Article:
I felt my face get soft and my body relax. Then I heard Emily’s whisper. Young, trusting, shy. “Sarah?”

Sarah cocked her head and looked at me from a different angle.

“Sarah?” I whispered again.

The warmth came back into her eyes. “Emily?”

I slid my hand toward her along the floor. She took it in hers, and we locked eyes. “Hi, Sarah,” I said.

“Hi, Emily.” She smiled kindly at me. All was well again.

The next day, in my session with Jeffery, I continued the massacre.

“Somebody’s really angry at the babies,” he said.

Once I saw I didn’t repulse him, I let go, stabbing and cutting. “Now you’re going to die!" I growled.

theoretically, I knew this killing spree wouldn’t free me from the babies
Theoretically, I knew this killing spree wouldn’t free me from the babies. I also knew I was supposed to embrace and care for them, because they were part of me and needed to heal. But I didn’t want them to be part of me. Shrieking and giggling, I dismembered all but one, then stopped. If I destroyed the whole lot, how would I get them back when I was ready for them to heal? I tossed the last cellophane-wrapped doll to safety on the other side of the room, then snatched one of the severed heads off the floor and cut it into tiny slivers.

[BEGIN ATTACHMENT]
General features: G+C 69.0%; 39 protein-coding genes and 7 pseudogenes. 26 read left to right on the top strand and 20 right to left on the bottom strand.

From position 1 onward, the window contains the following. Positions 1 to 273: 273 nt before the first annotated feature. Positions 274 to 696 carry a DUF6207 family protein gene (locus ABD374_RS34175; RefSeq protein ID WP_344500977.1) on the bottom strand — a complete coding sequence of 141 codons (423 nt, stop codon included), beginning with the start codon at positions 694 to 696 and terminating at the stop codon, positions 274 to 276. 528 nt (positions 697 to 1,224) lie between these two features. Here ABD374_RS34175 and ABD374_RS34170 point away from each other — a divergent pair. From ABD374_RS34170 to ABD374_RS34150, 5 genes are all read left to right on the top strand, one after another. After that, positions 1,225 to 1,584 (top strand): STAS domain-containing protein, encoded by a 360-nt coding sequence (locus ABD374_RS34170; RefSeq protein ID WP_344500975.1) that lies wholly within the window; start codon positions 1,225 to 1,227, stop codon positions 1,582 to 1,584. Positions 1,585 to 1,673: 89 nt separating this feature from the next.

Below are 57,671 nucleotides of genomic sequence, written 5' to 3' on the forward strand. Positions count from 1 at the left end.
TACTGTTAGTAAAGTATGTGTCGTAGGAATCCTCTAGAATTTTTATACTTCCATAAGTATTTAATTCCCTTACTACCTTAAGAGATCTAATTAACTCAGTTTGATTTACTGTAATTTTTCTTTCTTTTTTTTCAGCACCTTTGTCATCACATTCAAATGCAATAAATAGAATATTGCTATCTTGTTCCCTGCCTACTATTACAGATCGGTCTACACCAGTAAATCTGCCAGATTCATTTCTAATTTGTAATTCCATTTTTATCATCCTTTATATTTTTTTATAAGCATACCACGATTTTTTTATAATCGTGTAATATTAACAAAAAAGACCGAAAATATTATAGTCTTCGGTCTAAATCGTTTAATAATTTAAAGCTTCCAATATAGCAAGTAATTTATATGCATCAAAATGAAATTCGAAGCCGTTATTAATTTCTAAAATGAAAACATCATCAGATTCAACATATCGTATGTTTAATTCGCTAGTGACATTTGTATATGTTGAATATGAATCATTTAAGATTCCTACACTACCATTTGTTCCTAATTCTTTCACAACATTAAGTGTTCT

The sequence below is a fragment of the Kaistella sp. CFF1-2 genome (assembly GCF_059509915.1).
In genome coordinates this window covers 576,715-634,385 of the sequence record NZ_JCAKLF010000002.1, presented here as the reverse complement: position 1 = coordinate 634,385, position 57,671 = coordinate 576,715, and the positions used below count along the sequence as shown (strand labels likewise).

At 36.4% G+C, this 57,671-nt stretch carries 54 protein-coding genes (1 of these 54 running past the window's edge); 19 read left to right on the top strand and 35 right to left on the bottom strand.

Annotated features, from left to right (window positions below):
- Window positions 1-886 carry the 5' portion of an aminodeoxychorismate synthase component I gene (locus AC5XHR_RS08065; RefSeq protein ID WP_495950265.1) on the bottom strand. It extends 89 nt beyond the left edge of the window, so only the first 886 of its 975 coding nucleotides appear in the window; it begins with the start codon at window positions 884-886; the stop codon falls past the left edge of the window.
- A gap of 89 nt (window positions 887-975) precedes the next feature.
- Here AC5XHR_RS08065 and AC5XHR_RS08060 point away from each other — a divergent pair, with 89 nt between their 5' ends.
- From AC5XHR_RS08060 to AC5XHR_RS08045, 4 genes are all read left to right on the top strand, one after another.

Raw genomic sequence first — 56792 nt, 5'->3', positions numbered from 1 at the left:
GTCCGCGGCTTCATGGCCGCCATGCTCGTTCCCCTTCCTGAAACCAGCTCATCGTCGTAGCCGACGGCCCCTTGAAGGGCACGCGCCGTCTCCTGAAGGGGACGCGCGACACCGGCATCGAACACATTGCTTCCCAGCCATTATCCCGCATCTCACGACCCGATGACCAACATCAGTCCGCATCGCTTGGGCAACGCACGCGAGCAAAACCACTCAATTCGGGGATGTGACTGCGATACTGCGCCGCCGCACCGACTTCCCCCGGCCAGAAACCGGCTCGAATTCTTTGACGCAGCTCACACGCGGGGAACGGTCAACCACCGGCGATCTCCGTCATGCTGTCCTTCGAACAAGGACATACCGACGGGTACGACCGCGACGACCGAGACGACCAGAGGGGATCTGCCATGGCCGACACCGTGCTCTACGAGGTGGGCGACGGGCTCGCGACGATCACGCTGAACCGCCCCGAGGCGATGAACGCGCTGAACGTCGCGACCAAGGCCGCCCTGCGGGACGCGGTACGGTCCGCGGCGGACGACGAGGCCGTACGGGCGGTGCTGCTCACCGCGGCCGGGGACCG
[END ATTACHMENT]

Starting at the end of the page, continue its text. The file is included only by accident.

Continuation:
Several years had passed since then. The bottom level was less dominant, and I less needy. I had forgotten about the dolls until now, with Jeffery’s three-week absence looming. Looking at the body parts on the floor, I knew I had to fix the most broken baby — the one with her head in slivers — before he left, so I could take her home and care for her myself while he was away.

“Do you got any glue?” Wendy asked.

So began our routine for the next few weeks. At the beginning, middle, and end of each session, I glued one sliver of the baby’s face in place, allowing time for it to set, all the while joking about my pediatric trauma unit. It was painstaking work. I wouldn’t let Jeffery help but was glad he was there, watching each piece make the baby more whole.

I also asked questions.

“Are you going to be in another time zone?”


“What airline are you taking?”

“I think it’s Tower.”

I had been expecting something like United or American. Those flew to many places in the United States. Tower went mostly across the Atlantic Ocean. Best not to ask where. “Make sure you’re careful.”